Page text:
2003 Coufran, Haut-Médoc

SKU #1029814 Jancis Robinson

 Rich and thick and flattering. Almost animal it's so ripe but lots of pleasure. A little bit of greenness on the finish but lots to go at.  (7/2009)

Robert Parker's Wine Advocate

 This primarily Merlot-based wine represents an excellent effort from this property. This deep plum/ruby/purple-tinged hussy boasts plenty of jammy black cherry fruit interwoven with notions of smoke, vanilla, and white chocolate. It is a sexy, up-front, fleshy effort with low acidity as well as abundant fruit, glycerin, and texture. Consume it over the next 7-8 years.  (4/2006)

Wine Spectator

 Lots of plum, berry and cherry aromas follow through to a full-bodied palate, with silky tannins and a long finish. Very tight now. Give it time. Best after 2007.  (3/2006)

K&L Notes

According to Robert Parker: "After twenty-five years of tasting the newest Bordeaux vintage at approximately six months of age, I have never seen a year as irregular and fascinating as 2003. This is not surprising given the historic extremes of weather France endured in June, July, and August, 2003. The marketplace perception is that this is an exceptional vintage with a personality not dissimilar from such hot vintages as 1990, 1982, and possibly ancient years such as 1959 and 1947. While there are offerings that recall the 1982s or 1990s at a similar stage (fortunately, I am not old enough to have tasted the 1947s or 1959s at six months of age), the 2003 vintage is different for many reasons. The most striking feature about the eight days I spent tasting the 2003s was that I felt like I was tasting five or six different vintages, a sentiment I never before experienced. Some wines were reminiscent of 1990, a few of 1982, but others had more in common with 1991, 1989, and 1975. The vintage is frightfully irregular, but some profoundly great wines were produced, particularly in the most favored sector, the northern Médoc." (Preliminary barrel tasting report, 04/2004)

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By: Jacques Moreira | K&L Staff Member | Review Date: 1/2/2020 | Send Email
Coufran is one of my go-to producers to recommend to clients who enjoy that classic style of Bordeaux, and here we have “old school meets the ripeness and opulence of 2003.” It has got rich, ripe fruit aromatics, along with cocoa, vanilla, black cherries, and plums. But never over the top— all that lusciousness is kept in check by its minerality. I would drink it now, and lots of it. It is back in stock and it will fly. My advice: get it while you can, and have a nice steak dinner with it.

By: Steve Greer | K&L Staff Member | Review Date: 11/4/2011 | Send Email
This soft, ripe version of Coufran drinks well now. Boasting ripe blackberry, chocolate and spice on the nose and palate, this wine is sweet and rich.

By: Clyde Beffa Jr. | K&L Staff Member | Review Date: 8/31/2011 | Send Email
This also has tons of ripe fruit aromas, but they are more blackberry and chocolate. It has a sweet palate impression and is a bit more forward than the 2003 Verdignan. Semi-sweet black currant finish. This wine begs to be drunk over the next five years.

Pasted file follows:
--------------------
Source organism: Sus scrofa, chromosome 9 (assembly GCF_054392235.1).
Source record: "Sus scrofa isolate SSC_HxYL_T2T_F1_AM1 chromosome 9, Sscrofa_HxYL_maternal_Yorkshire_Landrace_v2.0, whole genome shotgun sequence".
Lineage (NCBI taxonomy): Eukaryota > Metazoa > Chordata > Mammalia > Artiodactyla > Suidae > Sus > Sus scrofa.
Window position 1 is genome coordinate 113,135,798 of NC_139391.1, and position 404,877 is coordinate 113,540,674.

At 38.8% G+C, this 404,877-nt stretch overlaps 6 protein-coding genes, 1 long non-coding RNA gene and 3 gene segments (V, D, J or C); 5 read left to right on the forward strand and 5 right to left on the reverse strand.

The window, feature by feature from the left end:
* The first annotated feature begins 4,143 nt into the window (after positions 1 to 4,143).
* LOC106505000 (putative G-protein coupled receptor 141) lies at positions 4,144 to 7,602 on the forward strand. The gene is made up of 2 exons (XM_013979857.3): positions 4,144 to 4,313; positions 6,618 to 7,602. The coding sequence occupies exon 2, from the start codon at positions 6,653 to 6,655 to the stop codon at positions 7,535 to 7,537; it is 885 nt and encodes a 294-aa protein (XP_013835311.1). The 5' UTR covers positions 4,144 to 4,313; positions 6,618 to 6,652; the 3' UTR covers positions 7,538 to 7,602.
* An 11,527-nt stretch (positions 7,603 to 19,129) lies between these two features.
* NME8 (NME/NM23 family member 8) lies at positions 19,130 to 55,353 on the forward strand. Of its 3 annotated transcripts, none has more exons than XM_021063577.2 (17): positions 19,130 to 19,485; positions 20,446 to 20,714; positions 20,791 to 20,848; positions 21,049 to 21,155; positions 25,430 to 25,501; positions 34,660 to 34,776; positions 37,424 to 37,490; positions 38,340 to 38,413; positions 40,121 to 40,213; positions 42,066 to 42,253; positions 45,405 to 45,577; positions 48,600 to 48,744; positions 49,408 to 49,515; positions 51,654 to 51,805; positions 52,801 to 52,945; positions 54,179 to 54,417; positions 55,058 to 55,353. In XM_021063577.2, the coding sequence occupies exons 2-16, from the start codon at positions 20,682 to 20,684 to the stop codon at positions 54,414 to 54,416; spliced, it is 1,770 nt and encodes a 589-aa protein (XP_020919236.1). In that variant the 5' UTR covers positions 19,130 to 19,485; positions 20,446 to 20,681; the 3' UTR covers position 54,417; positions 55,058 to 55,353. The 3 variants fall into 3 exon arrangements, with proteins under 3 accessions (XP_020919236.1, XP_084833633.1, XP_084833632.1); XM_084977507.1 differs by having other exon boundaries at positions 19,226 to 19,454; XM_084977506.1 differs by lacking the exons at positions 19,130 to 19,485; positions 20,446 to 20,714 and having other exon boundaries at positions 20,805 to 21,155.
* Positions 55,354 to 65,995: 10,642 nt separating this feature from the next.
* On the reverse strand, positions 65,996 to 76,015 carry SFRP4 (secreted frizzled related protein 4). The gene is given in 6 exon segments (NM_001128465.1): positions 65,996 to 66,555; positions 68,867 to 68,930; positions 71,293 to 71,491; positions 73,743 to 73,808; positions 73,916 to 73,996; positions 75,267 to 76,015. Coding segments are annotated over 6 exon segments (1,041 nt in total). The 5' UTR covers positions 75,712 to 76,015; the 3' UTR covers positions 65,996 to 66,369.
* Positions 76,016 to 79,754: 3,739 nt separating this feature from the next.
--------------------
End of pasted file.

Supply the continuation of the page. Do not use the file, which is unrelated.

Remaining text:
By: Ralph Sands | K&L Staff Member | Review Date: 8/31/2011 | Send Email
This has the same profile of deep black/blue fruits as the 2005, but with a hint of black olive. The heat of the 2003 vintages sets it apart and gives the wine much more open, forward middle fruit, texture and opulence. It drinks well now, but is still young. Decant two hours if you want to drink it now.

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Cabernet Sauvignon and Blends

- Cabernet Sauvignon has come a long way from its role as a blending varietal, however dominant, in the wines of Bordeaux. Today it is the most planted red varietal in the world. Identified as a descendent of Cabernet Franc and Sauvignon Blanc, the late-ripening Cabernet Sauvignon needs to be planted in warmer climates to fully ripen. Its small berries can easily be identified for their distinctive blue color, thick skins and high tannins. And while the varietal has its own definitive characteristics: green pepper-like aromas and black currant flavors among them, it is perhaps most prized for its ability to convey terroir, vintage and winemaking. A relatively new varietal, Cabernet Sauvignon started making inroads into the wines of the Médoc and Graves in the late-18th century. Today it is also dominant in the up-and-coming Entre-Deux-Mers region of Bordeaux and can also be found in Southwest France. It is the companion varietal to Sangiovese in Italy's Super Tuscans and is planted all over Europe, stretching to lesser-known winegrowing regions like Russia and Lebanon. In the Americas Cabernet Sauvignon has found champions in every nook and cranny of California and among winemakers in Washington, where it complements plantings of Merlot. In South America, Cab thrives in Chile, but can also be found in smaller amounts in Argentina and even in Mexico.


- When it comes to wine, France stands alone. No other country can beat it in terms of quality and diversity. And while many of its Region, Bordeaux, Burgundy and Champagne most obviously, produce wine as rare, as sought-after and nearly as expensive as gold, there are just as many obscurities and values to be had from little known appellations throughout the country. To learn everything there is to know about French wine would take a lifetime. To understand and appreciate French wine, one only has to begin tasting them.